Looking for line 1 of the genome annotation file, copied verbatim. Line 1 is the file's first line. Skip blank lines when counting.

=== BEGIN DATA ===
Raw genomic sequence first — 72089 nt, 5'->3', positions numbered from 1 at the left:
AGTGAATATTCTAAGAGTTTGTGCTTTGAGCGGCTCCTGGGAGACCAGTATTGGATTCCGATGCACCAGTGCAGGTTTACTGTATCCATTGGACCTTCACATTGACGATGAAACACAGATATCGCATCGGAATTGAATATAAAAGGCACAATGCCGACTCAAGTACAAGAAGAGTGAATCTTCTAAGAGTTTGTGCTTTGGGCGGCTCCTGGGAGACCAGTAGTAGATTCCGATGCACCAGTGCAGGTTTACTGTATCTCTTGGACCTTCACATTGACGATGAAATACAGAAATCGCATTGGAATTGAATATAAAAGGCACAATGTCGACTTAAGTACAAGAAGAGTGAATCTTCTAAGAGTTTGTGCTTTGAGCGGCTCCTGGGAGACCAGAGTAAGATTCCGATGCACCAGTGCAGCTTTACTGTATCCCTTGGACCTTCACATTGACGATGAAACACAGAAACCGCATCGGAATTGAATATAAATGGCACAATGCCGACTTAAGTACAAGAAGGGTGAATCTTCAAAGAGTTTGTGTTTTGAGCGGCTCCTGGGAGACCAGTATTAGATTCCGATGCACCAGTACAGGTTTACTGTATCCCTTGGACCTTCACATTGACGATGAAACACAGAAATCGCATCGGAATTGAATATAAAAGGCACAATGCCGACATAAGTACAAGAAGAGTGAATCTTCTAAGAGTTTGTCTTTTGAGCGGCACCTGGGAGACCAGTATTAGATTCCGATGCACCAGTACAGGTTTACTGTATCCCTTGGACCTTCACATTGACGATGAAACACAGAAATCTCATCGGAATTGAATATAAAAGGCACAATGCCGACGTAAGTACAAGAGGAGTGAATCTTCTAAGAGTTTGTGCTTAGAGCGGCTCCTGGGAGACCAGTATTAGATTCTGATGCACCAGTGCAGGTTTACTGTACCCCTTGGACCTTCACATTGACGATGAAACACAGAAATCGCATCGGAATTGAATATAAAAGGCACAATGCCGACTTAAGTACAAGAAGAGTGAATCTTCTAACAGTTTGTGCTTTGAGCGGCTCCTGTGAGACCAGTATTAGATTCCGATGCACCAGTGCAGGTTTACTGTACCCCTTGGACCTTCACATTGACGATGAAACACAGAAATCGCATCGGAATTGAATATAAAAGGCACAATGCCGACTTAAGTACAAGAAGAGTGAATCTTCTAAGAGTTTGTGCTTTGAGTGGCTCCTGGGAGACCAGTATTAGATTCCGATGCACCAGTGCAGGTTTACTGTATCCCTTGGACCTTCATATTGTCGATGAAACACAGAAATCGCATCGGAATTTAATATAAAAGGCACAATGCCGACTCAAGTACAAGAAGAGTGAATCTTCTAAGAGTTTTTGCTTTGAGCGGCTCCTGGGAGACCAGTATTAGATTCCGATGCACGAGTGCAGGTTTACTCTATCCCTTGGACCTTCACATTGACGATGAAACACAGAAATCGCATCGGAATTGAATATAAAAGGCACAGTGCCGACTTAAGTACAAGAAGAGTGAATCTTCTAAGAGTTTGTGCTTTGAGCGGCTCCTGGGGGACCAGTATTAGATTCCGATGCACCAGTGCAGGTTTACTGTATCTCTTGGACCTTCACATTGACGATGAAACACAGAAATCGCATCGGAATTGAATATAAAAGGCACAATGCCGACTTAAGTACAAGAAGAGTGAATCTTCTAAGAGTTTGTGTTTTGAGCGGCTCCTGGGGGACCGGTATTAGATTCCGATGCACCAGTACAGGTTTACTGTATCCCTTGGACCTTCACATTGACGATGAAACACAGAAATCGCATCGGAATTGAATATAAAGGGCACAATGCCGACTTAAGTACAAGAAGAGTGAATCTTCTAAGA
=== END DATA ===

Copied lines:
Raw genomic sequence first — 72089 nt, 5'->3', positions numbered from 1 at the left: